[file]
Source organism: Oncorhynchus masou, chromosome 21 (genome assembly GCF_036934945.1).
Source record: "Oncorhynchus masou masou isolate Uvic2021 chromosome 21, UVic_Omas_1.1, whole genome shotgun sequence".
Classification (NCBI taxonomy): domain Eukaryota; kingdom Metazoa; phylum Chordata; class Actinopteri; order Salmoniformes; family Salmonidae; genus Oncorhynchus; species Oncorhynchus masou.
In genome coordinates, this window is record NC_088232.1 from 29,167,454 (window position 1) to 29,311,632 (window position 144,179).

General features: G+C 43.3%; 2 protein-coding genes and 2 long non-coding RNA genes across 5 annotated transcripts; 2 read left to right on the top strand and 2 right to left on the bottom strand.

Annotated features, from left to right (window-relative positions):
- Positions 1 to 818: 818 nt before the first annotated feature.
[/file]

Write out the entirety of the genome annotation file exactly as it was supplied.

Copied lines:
Source organism: Oncorhynchus masou, chromosome 21 (genome assembly GCF_036934945.1).
Source record: "Oncorhynchus masou masou isolate Uvic2021 chromosome 21, UVic_Omas_1.1, whole genome shotgun sequence".
Classification (NCBI taxonomy): domain Eukaryota; kingdom Metazoa; phylum Chordata; class Actinopteri; order Salmoniformes; family Salmonidae; genus Oncorhynchus; species Oncorhynchus masou.
In genome coordinates, this window is record NC_088232.1 from 29,167,454 (window position 1) to 29,311,632 (window position 144,179).

General features: G+C 43.3%; 2 protein-coding genes and 2 long non-coding RNA genes across 5 annotated transcripts; 2 read left to right on the top strand and 2 right to left on the bottom strand.

Annotated features, from left to right (window-relative positions):
- Positions 1 to 818: 818 nt before the first annotated feature.